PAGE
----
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World Bank

Toward a Conflict-Sensitive Poverty Reduction Strategy

Lessons from a Retrospective Analysis

World Bank

30 June 2005

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Introduction

This report presents a retrospective analysis of experiences with the Poverty Reduction Strategy (PRS) process1 in nine conflict-affected countries – Bosnia-Herzegovina (BIH), Burundi, Cambodia, Chad, Georgia, Nepal, Rwanda, Sierra Leone, and Sri Lanka. The analysis is part of a three-year program that aims to: (i) determine how the causes and consequences of violent conflict can best be addressed within a country’s poverty reduction program; and (ii) generate and disseminate lessons, good practices, tools, and guidance to increase the conflict sensitivity of the PRSP. The PRSP has become the primary tool in nearly 60 low-income countries for articulating a vision for growth and poverty reduction – some 15-20 of these are affected by conflict, and with other conflict-affected countries still to begin the process. The ultimate goal of the three-year program is to contribute to more effective poverty reduction in countries affected by conflict.

Development agencies are increasingly recognizing the importance of viewing their interventions in conflict-affected countries through a conflict lens, as a way to more fully understand the complexities of the country contexts in which they work. As a result, increased efforts are being made to assess conflicts and identify factors that drive their escalation and de-escalation in a country. The work is underpinned by a recognition that greater sensitivity to the sources and consequences of conflict throughout the PRS process will improve both poverty-reduction and conflict-mitigation outcomes.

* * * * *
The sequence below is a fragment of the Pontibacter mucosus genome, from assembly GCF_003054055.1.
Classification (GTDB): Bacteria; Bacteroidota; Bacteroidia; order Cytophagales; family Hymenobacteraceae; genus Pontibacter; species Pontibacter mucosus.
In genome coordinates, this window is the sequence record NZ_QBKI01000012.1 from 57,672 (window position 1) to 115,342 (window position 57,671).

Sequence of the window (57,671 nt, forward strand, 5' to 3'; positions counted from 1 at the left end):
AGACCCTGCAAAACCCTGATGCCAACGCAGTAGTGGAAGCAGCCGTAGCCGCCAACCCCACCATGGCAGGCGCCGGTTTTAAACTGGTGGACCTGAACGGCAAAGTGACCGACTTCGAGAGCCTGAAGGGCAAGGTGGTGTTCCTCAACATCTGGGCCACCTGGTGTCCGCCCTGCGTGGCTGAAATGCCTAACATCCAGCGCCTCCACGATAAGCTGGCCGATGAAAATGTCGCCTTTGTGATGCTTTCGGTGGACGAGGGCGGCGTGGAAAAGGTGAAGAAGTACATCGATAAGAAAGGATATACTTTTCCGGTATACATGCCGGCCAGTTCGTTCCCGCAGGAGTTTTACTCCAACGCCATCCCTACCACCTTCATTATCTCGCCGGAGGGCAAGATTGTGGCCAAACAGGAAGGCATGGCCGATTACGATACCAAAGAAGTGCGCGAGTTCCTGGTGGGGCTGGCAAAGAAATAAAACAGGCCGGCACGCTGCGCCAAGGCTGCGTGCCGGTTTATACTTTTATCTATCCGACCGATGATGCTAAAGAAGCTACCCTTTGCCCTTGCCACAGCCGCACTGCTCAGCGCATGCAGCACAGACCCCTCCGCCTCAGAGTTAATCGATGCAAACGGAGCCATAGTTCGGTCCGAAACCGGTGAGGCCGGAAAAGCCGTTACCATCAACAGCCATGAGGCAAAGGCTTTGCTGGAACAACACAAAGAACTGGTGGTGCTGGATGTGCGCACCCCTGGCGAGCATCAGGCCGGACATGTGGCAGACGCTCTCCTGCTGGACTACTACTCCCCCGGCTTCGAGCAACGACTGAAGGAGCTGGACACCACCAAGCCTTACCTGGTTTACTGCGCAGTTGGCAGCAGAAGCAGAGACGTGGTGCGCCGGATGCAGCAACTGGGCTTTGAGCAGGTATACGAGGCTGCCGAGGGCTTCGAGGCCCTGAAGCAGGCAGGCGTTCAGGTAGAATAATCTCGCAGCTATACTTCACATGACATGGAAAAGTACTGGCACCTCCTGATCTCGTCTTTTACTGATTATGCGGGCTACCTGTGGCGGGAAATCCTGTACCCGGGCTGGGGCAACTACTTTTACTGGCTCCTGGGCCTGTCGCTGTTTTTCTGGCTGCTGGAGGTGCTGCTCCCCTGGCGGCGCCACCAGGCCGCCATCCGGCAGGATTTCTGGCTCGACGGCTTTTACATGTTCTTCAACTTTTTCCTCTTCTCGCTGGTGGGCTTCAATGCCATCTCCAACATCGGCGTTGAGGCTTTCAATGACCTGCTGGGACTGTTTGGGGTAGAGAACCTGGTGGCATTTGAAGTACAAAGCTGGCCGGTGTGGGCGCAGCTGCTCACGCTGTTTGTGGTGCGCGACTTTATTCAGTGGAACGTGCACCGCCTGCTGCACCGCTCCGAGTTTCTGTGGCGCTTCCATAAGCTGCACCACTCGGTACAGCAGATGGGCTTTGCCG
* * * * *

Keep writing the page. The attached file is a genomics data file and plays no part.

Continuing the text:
Based on a study of PRSP experiences in conflict-affected countries, the analysis aims to distill and disseminate lessons, good practice and potential measures through which PRS can become more conflict sensitive, in order to make poverty reduction more effective in such circumstances. The report assesses conflict sensitivity of each of the following PRS components: participation, poverty diagnostics, policy actions, institutional arrangements, and donor behavior.

The report does not assess resource allocations and budgets, or implementation, of the nine PRSPs. A robust assessment of conflict-sensitivity based on resource allocations would go beyond the scope of this analysis given the uneven level of such information, especially related to the I-PRSPs, and the problem of comparing resource allocations to very different types of policy actions. Examination of actual PRS implementation was not included simply because of the time-line: most of the nine PRSPs were still too new to provide a clear picture at the time of the case studies. The report does, however, refer to implementation challenges in several instances.

Organization of the Report

This report is divided into four sections. Section I lays out the approach to the analysis and clarifies the conceptual definitions. Section II highlights the conflict factors prevalent in the sample countries at the time of PRSP development, and then uses them to discuss the main conflict findings that echo across the cases. Section III draws from the experiences (from both desk studies and fieldwork) of the nine cases to discuss how conflict issues are dealt with in the components of the PRSP. Section IV provides pointers on how the PRS can more effectively integrate conflict sensitivity in its development and implementation.


Footnotes:
  1. While PRSP originally referred to the Poverty Reduction Strategy Paper, it has now come to imply a rolling process (sometimes called the PRS process), with the Paper being a tangible product but by no means the only outcome of the process.


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